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review SPOILER ALERT! 2020-08-24 06:33
Virusphere by Frank Ryan
Virusphere: From common colds to Ebola epidemics – why we need the viruses that plague us - Frank Ryan

TITLE:  Virusphere: From common colds to Ebola epidemics – why we need the viruses that plague us


AUTHOR: Frank Ryan




FORMAT:  Paperback


ISBN-13:  9780008296704



"A fascinating and long overdue examination of viruses – from what they are and what they do, to the vital role they have played in human history.

What are viruses? Do they rely on genes, like all other forms of life? Do they follow the same patterns of evolution as plants and animals?
Frank Ryan answers these questions and many more in a sweeping tour of illnesses caused by viruses. For example, the common cold, measles, chicken pox, herpes and mumps, rubella, as well as less familiar examples, such as rabies, ‘breakbone’ fever, haemorrhagic fevers like Ebola, and virus-induced cancers. Along the way, readers will learn about the behaviours and ultimate goals of viruses, gaining a deeper understanding of their importance in relation to the origins and the evolution of life, as well as they ways viruses have changed us at the most intimate level, to help make us quintessentially human."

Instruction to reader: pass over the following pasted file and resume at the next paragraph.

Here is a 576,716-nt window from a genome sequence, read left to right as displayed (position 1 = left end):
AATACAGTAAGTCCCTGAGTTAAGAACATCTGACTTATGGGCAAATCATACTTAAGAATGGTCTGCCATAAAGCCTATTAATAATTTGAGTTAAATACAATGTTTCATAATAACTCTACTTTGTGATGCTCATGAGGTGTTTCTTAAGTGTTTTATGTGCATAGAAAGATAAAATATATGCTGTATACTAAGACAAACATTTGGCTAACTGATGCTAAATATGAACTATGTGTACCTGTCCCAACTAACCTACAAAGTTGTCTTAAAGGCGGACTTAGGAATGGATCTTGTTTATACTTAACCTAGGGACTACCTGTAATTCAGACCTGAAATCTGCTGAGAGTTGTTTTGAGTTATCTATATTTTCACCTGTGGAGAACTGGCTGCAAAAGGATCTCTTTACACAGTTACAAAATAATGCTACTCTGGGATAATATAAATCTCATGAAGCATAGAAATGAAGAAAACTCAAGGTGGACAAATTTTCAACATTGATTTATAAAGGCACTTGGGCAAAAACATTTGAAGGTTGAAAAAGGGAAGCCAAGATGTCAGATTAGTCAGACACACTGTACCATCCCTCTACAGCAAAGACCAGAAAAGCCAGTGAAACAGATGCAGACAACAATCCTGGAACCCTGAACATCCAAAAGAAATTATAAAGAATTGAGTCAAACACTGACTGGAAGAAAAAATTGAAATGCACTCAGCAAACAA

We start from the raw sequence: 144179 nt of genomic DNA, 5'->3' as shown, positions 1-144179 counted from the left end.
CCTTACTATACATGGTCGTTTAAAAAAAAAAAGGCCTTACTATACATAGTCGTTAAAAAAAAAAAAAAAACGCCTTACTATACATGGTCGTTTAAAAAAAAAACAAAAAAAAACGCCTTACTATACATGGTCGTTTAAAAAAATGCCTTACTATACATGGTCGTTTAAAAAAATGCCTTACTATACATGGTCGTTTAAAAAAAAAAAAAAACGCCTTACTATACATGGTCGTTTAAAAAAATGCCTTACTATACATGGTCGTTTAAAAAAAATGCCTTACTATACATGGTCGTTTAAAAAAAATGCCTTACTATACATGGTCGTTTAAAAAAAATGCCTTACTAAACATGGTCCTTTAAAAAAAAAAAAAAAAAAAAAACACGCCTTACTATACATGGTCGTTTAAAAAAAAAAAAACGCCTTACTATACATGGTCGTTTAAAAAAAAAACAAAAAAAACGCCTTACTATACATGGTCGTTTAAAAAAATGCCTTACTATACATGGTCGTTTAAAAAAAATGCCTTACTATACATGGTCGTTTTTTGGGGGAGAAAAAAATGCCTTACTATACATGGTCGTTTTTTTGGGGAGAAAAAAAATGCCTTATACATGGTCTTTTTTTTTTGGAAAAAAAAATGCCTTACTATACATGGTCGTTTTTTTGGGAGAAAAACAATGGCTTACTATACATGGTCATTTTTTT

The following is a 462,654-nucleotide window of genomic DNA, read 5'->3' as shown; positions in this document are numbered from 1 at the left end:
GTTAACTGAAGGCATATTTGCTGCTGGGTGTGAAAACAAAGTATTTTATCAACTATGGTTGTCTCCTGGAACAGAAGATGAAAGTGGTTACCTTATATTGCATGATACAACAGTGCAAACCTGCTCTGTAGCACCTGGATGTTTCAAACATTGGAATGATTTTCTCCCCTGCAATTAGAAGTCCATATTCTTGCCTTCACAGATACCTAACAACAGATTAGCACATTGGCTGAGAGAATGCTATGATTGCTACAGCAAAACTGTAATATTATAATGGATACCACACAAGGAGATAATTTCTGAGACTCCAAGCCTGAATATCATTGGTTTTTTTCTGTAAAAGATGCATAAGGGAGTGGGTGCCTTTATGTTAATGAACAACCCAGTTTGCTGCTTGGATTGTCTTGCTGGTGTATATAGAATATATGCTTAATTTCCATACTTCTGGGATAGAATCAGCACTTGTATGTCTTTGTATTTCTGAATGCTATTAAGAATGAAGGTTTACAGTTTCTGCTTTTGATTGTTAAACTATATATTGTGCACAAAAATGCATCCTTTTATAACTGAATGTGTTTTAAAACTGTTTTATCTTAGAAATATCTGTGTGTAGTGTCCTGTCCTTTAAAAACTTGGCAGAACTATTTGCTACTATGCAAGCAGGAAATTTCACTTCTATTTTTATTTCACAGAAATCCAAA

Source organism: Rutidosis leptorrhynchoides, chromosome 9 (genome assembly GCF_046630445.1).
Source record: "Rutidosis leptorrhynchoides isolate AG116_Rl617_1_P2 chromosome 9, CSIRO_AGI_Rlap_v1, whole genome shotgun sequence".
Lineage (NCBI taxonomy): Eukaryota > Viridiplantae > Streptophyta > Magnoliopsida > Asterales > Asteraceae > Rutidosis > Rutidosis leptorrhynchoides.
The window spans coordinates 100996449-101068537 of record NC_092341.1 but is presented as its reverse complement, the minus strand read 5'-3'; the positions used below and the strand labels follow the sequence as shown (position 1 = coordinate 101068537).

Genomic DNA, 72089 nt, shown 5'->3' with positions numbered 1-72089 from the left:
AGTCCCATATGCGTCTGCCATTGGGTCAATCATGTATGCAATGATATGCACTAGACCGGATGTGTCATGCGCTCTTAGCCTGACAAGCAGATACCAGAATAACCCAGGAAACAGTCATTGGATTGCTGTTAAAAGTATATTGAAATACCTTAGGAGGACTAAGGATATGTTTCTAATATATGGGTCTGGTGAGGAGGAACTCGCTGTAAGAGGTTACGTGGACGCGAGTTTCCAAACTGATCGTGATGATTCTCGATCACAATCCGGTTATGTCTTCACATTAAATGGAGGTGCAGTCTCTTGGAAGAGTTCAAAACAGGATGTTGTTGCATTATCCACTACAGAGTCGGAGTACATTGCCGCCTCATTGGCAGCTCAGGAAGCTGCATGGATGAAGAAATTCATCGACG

Rating:  Not quite 4 stars but more than 3.5 stars